In my lifetime there's been 1 strike that was won without a longer-term loss which was the ambulancemen, who when they told people why had a lot of public support.

Teachers complaining they've hardly got a pay rise? Nor have lots of people for years.

Bayard said...

"The real problem is the simple majority voting system."

Well, that's a different problem, but if the main parties knew they had to get at least 50% of the electorate to vote for them, they'd have to try a lot harder. Even 50% of the vote would be a challenge in many constituencies, as would a 50% turn-out.

paulc156 said...

There are a couple of points worth making re unions, for the sake of balance if nowt else.
We already have a good deal of legislation regarding unions. More than most of our continental neighbours I believe. There could come a point whereby virtue of central diktat, unions are effectively made redundant since anything they might have done to 'effectively' represent their workforce might no longer be open to them. This sounds pretty authoritarian to me in principle. Hence I would be against any further legislation unless it was done in consultation with the unions.
For example, it's been pretty obvious for weeks now that unions have been calling on the coalition to consult with them over ways in which unions can get a larger number of their members to take part in ballots. ie; using workplace balloting [not show of hands]and internet ballots rather than just postal ballots, half of which get consigned to the recycle bin with the rest of the daily deluge of circulars. The government haven't responded to this sensible request because they couldn't give a flying f*k about the numbers taking part in ballots. They are just giving free reign to their despotic/authoritarian tendencies.
As an anti authoritarian I find this objectionable.

A second point is that one of the consequences of weakened unions is increased regulation. There's good reason and evidence to suggest that where unions retain some strength there is less need for regulation of the workplace. Unions would take care of concerns on a case by case basis. For example in Nordic countries strong unions have negated the need for minimum wage laws whereas in countries where union membership is weaker like France and Greece minimum wage legislation is favoured. It would be far more efficient to have unions with workplace backing and support than a one size fits all bible of regulatory requirements emanating from Whitehall.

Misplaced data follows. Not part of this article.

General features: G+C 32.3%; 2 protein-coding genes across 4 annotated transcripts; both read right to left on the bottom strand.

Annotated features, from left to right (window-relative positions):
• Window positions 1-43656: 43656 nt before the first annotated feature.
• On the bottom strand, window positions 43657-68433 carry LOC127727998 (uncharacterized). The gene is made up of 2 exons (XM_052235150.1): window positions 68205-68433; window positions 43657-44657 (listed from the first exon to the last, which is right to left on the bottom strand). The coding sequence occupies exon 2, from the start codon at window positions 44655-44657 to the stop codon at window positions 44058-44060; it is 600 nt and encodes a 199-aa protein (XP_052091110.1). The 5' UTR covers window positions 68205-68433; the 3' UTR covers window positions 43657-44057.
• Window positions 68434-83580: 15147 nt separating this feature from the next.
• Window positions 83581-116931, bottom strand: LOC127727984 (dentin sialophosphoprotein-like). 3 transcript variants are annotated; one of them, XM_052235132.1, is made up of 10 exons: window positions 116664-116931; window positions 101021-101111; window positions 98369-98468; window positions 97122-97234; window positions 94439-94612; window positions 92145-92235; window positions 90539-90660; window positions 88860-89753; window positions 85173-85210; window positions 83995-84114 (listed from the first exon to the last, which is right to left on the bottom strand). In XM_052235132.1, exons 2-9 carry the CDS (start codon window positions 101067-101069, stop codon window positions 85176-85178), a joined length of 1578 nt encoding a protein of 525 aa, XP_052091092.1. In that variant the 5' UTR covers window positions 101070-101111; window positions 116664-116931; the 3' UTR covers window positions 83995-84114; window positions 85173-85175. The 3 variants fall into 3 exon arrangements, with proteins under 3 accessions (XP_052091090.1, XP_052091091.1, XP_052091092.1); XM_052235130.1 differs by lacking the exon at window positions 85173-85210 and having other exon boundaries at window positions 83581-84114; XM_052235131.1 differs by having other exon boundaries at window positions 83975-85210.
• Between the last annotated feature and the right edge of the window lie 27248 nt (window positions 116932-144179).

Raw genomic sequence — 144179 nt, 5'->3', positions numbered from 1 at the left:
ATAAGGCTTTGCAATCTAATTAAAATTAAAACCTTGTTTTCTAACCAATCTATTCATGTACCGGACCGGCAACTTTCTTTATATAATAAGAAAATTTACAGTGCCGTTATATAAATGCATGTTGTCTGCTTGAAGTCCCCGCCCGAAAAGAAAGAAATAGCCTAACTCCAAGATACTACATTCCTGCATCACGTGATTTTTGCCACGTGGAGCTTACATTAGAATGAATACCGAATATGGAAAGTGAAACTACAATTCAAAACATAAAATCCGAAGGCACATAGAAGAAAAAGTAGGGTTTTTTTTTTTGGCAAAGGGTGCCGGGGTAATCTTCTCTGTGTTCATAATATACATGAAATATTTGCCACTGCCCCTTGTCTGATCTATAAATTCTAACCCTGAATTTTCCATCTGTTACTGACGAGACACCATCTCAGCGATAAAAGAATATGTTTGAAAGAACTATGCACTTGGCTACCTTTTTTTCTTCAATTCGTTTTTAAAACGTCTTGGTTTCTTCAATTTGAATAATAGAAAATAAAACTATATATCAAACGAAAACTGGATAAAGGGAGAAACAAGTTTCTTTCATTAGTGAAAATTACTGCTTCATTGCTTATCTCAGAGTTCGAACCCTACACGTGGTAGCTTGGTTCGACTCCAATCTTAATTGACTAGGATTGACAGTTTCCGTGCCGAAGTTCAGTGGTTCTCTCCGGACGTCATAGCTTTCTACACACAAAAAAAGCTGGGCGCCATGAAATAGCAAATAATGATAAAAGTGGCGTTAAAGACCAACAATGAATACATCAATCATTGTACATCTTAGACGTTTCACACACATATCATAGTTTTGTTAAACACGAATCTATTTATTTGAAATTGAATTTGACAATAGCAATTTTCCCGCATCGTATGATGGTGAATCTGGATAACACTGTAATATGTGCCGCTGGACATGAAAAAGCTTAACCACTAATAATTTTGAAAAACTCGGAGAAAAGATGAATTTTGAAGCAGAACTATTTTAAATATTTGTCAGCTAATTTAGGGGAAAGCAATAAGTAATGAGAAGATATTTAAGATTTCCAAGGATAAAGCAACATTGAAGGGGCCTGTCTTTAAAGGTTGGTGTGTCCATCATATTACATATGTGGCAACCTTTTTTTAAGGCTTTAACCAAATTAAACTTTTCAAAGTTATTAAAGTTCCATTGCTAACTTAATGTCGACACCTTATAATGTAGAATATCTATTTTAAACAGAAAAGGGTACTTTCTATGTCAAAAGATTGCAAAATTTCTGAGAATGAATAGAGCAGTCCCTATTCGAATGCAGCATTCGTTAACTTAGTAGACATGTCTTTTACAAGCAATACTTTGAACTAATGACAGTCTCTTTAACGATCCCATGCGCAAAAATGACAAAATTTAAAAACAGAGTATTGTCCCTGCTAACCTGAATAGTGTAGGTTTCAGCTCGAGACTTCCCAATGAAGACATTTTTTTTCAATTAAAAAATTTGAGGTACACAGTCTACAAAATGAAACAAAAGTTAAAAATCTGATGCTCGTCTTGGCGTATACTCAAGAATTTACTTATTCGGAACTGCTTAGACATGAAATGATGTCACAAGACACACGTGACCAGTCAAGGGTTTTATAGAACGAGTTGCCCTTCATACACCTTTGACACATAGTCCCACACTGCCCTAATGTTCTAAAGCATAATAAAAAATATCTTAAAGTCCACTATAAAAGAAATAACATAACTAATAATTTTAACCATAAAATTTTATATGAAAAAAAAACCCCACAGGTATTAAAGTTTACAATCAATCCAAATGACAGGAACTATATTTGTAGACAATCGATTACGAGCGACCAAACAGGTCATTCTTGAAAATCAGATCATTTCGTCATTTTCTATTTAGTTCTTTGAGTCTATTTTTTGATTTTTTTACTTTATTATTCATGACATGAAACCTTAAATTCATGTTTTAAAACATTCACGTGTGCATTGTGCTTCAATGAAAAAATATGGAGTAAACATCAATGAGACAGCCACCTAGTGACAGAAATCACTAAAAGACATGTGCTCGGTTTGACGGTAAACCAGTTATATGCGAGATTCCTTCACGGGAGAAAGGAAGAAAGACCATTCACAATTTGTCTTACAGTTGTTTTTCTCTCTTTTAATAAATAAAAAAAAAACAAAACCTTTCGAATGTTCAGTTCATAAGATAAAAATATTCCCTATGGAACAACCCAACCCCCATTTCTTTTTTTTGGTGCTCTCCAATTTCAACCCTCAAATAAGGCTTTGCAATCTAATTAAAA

DBC Reed said...

Of course in a poorly organised country you could have an economic revival where real wages go down because of the absence of union involvement.Followed by an absence of consumer demand and all the cheap credit being invested in property Could n't happen here then.

Lola said...

Overall, unions are an essential component in the nexus of enslavement that is what is described falsely as western liberal democracy. The 'state', the EU, the banks, large companies, landowners, big unions and the 'welfare state' are Randian evils enslaving us all. The unions place is to ensure a funding stream to its political wing and to provide as much opportunity for sinecures for its apparatchiks and to institutionalise as much producer capture as possible. The 'tories' (for want of a better word) need them to be able to pretend to do something about them, whilst not truly reforming them and their special privileges.

Ben Jamin' said...

As a compromise, how about <50% turn out, the right to picket is voided?

Kj said...

PaulC: there's a balance to the state-sanctioned strong unions thing as well. In the Nordics, unions are perfectly able to enact de-facto minimum wages that are unviable in less favoured areas. That's more or less the sole reason why we have variable employers NIC by areas.

Dinero said...

If the membership of the union in the workforce is 50% , and 50% of the union members cast a vote and a strike is called on the majority result of that vote , thats 50% again. That is a Strike from the vote of 50% * 50% * 50%.

That is 12%.